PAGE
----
This is a list of some of the tools that I use on a regular basis that have come to be an essential part of my workflow.
I use LaTeX for typesetting and TexStudio as the editor. Some of my notes on writing
LaTeX can be found here. References are managed using Bibtex. I also use JabRef, which is a simple GUI frontend for Bibtex reference database. My major reference database can be found in my Archive repo. Ideas with references and notes are organized using Docear in terms of mindmaps.
Most papers and codes are kept in private repositories on [email protected] and Bitbucket. My coauthors and I use Git to allow us to work remotely on a paper and merge our changes. If a coauthor is not comfortable with Git, papers are kept on Dropbox. You can find my notes and tutorial on combining cloud storage service and Git in collaborating on paper writing here.
I keep abreast of the literature using the QuantumInformation subreddit and an arXiv mobile app to subscribe some journal and preprint articles. If you prefer to collect various RSS feeds from certain journals and arXiv on a standalone app, Inoreader (an RSS feed reader) might be a good tool. I also have a few alerts set up on Google Scholar, which I also use for finding specific papers. See the post on Searching the Scientific Literature.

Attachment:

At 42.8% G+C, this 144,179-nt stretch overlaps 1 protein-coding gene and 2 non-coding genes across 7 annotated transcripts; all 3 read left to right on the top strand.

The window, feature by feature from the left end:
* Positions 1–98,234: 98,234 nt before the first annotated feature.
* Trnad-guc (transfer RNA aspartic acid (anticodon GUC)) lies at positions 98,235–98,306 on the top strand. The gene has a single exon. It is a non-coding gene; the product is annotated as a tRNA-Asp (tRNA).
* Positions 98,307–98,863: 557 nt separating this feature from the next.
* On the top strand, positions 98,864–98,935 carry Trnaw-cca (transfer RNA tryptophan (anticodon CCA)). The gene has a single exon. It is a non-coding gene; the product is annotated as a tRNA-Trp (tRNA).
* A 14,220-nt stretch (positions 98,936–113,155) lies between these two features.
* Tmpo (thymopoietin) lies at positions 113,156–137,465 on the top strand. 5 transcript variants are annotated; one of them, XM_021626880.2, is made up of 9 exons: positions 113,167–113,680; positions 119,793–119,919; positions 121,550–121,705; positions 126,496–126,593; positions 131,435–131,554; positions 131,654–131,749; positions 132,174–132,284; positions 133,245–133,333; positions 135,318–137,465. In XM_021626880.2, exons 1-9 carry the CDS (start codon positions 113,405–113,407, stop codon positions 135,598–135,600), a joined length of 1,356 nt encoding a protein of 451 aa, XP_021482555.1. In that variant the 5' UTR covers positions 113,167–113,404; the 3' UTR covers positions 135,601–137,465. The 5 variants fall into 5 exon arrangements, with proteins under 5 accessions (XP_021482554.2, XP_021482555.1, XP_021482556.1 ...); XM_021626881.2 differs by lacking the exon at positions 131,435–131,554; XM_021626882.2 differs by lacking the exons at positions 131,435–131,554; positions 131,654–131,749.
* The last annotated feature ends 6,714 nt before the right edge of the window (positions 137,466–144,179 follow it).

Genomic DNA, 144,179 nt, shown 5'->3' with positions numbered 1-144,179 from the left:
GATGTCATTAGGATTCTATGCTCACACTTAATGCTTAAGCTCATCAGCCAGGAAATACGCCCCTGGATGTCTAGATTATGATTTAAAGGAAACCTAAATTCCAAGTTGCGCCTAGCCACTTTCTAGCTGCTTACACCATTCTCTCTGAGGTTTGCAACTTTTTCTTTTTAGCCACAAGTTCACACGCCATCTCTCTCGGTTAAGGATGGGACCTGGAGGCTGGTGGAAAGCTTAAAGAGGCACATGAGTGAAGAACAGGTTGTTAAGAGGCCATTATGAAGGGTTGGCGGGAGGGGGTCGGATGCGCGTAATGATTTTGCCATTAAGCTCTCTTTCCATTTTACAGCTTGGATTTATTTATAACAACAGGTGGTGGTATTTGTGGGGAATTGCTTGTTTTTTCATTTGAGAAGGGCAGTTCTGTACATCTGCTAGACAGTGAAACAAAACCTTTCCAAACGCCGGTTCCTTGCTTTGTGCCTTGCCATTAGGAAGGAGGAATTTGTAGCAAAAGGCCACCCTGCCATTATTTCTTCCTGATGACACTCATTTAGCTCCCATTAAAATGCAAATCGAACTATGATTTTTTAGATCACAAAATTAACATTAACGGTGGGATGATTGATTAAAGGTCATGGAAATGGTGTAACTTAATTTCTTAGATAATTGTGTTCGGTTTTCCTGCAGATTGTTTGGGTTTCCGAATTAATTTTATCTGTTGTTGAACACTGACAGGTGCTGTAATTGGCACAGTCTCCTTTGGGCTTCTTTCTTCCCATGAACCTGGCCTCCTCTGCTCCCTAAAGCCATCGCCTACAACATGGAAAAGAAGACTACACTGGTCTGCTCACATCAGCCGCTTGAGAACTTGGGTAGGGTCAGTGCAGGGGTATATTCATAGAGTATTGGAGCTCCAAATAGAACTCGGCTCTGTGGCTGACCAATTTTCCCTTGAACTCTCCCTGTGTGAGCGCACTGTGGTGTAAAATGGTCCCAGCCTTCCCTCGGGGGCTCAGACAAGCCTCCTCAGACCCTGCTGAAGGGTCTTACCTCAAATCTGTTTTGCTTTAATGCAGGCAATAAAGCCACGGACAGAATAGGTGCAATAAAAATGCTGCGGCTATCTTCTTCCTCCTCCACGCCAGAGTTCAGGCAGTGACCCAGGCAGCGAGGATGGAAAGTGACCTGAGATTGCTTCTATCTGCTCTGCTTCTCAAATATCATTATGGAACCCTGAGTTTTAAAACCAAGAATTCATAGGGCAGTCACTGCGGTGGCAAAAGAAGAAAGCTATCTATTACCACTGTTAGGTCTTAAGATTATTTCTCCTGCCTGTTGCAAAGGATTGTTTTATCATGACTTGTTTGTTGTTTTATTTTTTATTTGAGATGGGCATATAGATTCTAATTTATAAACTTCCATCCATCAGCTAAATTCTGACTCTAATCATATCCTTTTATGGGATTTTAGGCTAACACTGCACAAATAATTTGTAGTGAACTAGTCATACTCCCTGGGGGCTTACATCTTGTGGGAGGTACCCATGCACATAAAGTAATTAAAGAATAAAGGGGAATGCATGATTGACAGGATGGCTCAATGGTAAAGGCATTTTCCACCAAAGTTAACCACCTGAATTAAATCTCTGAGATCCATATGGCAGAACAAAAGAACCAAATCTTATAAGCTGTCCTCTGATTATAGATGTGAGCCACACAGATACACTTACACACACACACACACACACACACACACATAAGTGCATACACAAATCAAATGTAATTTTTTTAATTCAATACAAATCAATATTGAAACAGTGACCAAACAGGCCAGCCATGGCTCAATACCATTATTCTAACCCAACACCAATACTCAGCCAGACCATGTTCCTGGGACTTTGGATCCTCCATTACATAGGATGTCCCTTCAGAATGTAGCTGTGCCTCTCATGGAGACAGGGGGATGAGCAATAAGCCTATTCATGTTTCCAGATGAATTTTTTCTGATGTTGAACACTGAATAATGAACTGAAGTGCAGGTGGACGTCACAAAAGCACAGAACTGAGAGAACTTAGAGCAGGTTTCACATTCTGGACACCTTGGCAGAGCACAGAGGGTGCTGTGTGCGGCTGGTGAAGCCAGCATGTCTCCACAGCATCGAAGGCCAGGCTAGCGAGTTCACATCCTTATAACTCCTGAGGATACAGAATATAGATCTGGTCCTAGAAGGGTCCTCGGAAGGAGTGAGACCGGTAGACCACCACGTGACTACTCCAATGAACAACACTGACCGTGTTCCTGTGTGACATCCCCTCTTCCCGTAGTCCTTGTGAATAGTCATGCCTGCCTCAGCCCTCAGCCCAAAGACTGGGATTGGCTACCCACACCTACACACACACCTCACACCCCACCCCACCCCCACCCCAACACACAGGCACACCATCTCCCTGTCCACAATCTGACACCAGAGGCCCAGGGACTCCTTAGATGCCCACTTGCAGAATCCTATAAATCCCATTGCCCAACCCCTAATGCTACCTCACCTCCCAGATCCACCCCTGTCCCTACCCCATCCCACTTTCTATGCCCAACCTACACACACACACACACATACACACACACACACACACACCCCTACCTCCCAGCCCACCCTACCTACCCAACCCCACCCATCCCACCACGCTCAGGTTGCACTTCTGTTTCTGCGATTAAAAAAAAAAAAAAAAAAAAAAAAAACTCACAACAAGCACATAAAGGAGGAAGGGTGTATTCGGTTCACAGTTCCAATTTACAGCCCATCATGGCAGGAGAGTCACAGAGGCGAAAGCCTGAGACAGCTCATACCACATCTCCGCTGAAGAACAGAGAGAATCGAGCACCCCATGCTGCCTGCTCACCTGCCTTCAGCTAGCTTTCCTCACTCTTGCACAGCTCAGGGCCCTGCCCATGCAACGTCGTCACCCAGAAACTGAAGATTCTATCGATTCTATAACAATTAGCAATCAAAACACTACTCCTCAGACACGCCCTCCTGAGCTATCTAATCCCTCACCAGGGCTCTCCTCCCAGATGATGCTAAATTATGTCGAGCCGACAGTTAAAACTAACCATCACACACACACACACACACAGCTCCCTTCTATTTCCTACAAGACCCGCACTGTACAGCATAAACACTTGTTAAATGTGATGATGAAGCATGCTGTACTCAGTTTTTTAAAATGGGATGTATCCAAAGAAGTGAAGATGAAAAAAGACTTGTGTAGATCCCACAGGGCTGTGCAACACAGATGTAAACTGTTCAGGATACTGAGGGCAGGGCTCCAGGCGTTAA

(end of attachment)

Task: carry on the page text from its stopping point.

Lately, I write most presentations in Powerpoint. I use texpoint to typeset equations onto slides.
Beamer is also a good friend to generate PDF slides. For more free-style, my colleagues also use Prezi, Browsercast with Math anywhere plugin and a few other editors for presentations.